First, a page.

Rental yields in Colombo range from 3% to 7%, according to local developers. These yields are low, considering the 13.76% prime lending rate and mortgage interest rates of around 13.5% to 15.5%.
Slower growth in 2012
Economic growth has intensified since the war ended in 2009. GDP rose by 8% in 2010, followed by an even higher growth of 8.2% in 2011. The newly regained peace in the country spurred foreign investments, agricultural growth and a huge boost in infrastructure development and tourism.
Although still relatively strong, GDP growth in 2012 is expected to be slower at 7.2%, according to the central bank. The expected slower performance is due to weakened aggregate demand, higher energy prices, lower imports, and lower credit increases brought by the tight policy measures implemented this year.
Strong credit growth has resulted from lower interest rates in recent years, most especially in 2011. The result of this and of the unsustainable rupee peg, has been a wide trade deficit.
To address the situation, CBSL and the government have:
- Raised the benchmark rate twice this year;
- Limited the Commercial Banks’ loan growth to 18% in 2012 from over 34% in 2011;
- Allowed more flexible exchange rates from February; and
- Raised fuel and electricity prices
These measures have successfully reduced the deficit, which narrowed by 33.8% y-o-y to US$ 534.6 million in July 2012, according to the CBSL.
The rupee hit LRK 120=US$1 in March 2012, making imports more expensive. Combined with the surge in food prices due to a drought, this has driven up inflation to 9.5% in August 2012.
Tourism is booming!
Since the 30-year civil war ended in 2009, tourist arrivals have gone up steadily – up 46% in 2010, and up 31% in 2011, to 855,975. To help boost tourism, the government has legalized gambling despite religious protests.
Sri Lanka used a global communication campaign “Visit Sri Lanka 2011” to promote the country as a peaceful destination. Sri Lanka also co-hosted the Cricket World Cup from February to April 2011. The tourism department aims to achieve at least 2.6 million tourists a year by 2016.
Tourist arrivals rose 7.8% during the year to July 2012. Business Monitor International (BMI) forecasts that tourist arrivals will rise another 55% to a total of 1.42 million tourists in 2016.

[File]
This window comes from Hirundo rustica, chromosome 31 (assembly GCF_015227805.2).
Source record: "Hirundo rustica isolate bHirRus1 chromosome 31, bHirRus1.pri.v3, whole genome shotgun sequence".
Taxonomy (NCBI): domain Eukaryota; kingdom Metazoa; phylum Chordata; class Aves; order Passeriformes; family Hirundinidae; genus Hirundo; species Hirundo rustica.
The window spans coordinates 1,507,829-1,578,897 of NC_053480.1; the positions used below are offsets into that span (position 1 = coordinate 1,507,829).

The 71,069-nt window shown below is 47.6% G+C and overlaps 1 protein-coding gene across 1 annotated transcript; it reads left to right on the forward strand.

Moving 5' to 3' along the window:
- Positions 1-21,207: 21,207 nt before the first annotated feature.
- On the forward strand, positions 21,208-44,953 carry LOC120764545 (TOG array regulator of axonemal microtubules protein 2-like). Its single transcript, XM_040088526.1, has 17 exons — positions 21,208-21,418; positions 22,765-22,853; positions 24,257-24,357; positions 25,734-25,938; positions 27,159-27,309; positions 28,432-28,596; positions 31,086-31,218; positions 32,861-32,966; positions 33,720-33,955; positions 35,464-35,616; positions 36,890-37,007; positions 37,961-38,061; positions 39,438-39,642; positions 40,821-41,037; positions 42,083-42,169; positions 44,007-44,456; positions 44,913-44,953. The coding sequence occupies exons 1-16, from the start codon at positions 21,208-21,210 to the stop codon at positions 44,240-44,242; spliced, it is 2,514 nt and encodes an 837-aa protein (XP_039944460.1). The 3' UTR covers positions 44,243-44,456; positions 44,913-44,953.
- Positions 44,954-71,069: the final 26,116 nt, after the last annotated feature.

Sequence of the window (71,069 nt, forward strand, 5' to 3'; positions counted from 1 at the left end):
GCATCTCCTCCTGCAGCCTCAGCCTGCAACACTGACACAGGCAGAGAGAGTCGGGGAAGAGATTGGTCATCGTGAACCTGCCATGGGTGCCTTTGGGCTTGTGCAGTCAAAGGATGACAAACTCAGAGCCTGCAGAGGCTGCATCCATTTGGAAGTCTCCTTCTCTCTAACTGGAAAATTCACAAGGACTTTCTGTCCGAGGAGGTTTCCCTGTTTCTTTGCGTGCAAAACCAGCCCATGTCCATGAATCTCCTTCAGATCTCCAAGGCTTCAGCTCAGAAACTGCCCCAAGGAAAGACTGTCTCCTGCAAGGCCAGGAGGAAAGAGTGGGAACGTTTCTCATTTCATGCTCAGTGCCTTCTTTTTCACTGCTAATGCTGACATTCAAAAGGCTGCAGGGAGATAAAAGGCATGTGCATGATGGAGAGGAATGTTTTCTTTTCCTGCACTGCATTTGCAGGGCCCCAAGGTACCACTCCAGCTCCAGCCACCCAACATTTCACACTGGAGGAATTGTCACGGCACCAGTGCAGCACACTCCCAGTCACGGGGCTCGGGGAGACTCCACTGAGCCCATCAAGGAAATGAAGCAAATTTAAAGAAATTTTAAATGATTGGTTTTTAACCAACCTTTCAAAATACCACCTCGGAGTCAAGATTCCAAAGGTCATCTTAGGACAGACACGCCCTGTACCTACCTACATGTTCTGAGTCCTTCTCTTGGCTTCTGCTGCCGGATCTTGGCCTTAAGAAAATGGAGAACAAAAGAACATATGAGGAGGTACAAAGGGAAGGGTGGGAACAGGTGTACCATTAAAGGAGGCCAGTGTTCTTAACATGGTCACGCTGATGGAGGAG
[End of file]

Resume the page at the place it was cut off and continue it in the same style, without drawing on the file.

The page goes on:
An IT-BPO industry is emerging
The growing Information Technology (IT) and the IT Enabled Services (ITES) industry in Sri Lanka has been one of the reasons that prompt an increase in demand for residential properties especially in the Greater Colombo area. More of premium condominium developments are currently visible in the Central Business District, according to Jones Lang LaSalle. Meanwhile, middle-income buyers have lots of options, with villas, row houses and sub-divided developments emerging in the suburbs.
Sri Lanka has been one of the world’s emerging IT-BPO destinations. It is among AT Kearney’s Top 50 Global Outsourcing destinations, and Global Services Magazine’s Top 20 Emerging Cities.
IT exports have risen from an estimated US$ 275 million in 2006, to around US$ 392 million in 2010. The IT-BPO industry is aiming for US$ 1 billion in exports by 2015. Around 300 IT and BPO companies now operate in Sri Lanka. In 2011, around 63,000 Sri Lankans were employed in IT or BPO related jobs, almost double from 34,000 people employed in 2006, based on the latest ICT Workforce Survey. The industry’s workforce is estimated to be growing by 20% annually, and it aims to increase direct employment to 100,000 in the next 5 years, according to AT Kearney.
- Sri Lanka’s property market slowing after the boom - October 02, 2014
- Sri Lanka’s housing market remains healthy - September 19, 2012